A Family Portrait

September 2, 2010

Lost in the project, head down, a green crayon in my hand, I didn’t know where I was. Above each of the five children in the photograph I drew a balloon on a string. I had drawn them each a lollipop too, which they held in their right hands. All except for the baby. She was too little for hard candy.

I sat back on my feet, dreamily examining my work. The lollipops and balloons looked the same. A circle and a line. I was a five-year-old minimalist and didn’t know it.

There was noise in the living room. I looked up. Caught my breath. I was in the kitchen, sitting at the table. On the table was a photograph. A portrait of the five siblings. What had I done? The world spun.

I picked up the photo, ran to the back hall, pulled open the bottom drawer crammed willy-nilly full of papers, stuffed the portrait into a file, and shut the drawer.

That night my dad lined the five of us up in birth order and held up the portrait. “Who did this?” Each child down the line denied it, including me. But my explosion gave me away “I DON’T KNOW!” Tears. Dad sent me upstairs.

I never learned how my he found the portrait. He didn’t discuss it further. I just remember my sister’s words as we readied for our bath that night: “I didn’t think you were that kind of girl.”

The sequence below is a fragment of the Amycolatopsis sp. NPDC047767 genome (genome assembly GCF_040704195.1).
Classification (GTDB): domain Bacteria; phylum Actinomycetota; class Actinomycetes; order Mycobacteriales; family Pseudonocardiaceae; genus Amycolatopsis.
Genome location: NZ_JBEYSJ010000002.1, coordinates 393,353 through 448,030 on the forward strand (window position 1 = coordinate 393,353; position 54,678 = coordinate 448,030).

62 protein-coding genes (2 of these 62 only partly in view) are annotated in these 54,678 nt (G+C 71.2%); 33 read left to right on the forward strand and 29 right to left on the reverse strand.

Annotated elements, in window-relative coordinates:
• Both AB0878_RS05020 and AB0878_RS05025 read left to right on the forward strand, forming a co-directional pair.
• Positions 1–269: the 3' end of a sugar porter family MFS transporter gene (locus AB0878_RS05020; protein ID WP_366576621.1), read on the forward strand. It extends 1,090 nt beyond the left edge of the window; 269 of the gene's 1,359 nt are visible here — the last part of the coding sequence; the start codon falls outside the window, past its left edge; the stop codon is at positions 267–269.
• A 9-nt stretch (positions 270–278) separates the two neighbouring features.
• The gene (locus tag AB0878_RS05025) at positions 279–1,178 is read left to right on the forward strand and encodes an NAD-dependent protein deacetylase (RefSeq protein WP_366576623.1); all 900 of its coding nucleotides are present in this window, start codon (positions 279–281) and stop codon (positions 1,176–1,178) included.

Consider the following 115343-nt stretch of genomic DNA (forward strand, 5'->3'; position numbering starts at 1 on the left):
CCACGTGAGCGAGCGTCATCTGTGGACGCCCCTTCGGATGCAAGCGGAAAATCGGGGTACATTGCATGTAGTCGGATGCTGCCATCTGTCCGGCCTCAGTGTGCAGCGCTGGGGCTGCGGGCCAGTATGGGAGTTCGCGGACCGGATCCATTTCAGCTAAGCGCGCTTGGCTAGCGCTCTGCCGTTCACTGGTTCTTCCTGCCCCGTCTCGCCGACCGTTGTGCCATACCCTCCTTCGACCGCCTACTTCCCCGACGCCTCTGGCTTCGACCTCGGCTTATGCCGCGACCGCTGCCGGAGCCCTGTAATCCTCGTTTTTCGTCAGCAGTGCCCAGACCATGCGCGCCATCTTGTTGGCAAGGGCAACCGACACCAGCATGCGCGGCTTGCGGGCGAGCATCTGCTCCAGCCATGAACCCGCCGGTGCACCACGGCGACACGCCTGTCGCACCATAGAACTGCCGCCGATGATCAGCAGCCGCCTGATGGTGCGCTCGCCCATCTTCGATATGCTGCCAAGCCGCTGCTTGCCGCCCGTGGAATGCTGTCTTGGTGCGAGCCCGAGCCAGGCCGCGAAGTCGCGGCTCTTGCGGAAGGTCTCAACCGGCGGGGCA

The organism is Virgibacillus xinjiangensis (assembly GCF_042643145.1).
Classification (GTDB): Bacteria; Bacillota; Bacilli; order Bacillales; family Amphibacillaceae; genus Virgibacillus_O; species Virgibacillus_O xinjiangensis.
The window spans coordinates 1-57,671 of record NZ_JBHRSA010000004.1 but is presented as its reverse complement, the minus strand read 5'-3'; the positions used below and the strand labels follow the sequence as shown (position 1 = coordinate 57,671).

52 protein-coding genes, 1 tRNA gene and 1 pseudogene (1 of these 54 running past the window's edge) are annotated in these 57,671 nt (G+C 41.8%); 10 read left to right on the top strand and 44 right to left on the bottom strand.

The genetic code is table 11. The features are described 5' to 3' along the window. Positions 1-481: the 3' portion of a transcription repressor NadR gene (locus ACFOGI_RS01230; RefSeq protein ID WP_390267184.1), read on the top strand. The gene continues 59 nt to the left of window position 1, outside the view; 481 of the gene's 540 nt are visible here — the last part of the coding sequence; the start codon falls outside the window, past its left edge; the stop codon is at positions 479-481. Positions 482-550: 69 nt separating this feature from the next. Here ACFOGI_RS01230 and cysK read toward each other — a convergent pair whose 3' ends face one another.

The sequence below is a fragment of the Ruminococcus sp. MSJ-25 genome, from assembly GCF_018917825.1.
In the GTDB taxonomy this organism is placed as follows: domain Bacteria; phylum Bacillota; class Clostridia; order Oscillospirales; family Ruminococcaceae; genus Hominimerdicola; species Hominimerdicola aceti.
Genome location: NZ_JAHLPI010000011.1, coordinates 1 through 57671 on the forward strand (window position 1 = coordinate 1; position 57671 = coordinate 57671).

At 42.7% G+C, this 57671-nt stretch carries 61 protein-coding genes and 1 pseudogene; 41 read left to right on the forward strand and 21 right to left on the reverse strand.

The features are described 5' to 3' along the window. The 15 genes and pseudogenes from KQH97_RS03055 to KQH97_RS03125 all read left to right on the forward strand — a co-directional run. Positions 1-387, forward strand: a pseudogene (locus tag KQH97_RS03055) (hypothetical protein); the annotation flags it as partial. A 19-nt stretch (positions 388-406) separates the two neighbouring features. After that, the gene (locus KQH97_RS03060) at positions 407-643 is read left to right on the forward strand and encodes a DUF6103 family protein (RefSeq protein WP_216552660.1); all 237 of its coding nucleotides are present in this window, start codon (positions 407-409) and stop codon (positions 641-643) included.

I laughed as I typed those words. So serious coming from my nine-year-old sister. So scary in that moment. I thought I had been condemned to Hell.

Today I see the whole as a kid spacing out, getting scared, and doing the first thing that came to mind. I see a replaceable portrait and a teachable moment.

And… I really want to know how my dad found that photo in his big messy file cabinet.

A nice thing… going back in time to grab one’s self by the hand and have a little talk.


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4 Responses to “A Family Portrait”

  1. Jeff B. said

    “I didn’t think you were that kind of girl.”

    It IS shocking, though I’m impressed that you knew a lollipop wouldn’t be appropriate for the baby. Picturing you lost in concentration with the green crayon, doling out balloons and candy; definitely a nice thing.

  2. I didn’t think you were that kind of girl, either. And of course you were going to hell. Thank goodness you wised up.

  3. Dale said

    My wife tells of the time, when she must have been about the same age, that she saw the loaf of bread placed on the table for dinner, and it looked so inviting that she took a piece of the inside, the non-crusty part, to eat, and it tasted so good she took another, and another, and another until, finally, all that was left was the crusty shell.

    Personally, I think your dad should have taken the hint and brought you all a balloon.

  4. OwlSaysWho said

    “. . . a kid spacing out, getting scared, and doing the first thing that came to mind. I see a replaceable portrait and a teachable moment”

    Yep. Been there, done that . . . growing up ain’t easy. Mind you, I wasn’t as generous as you, with the balloons and lollipops. Love the way you drew the story though . . . nice pace.

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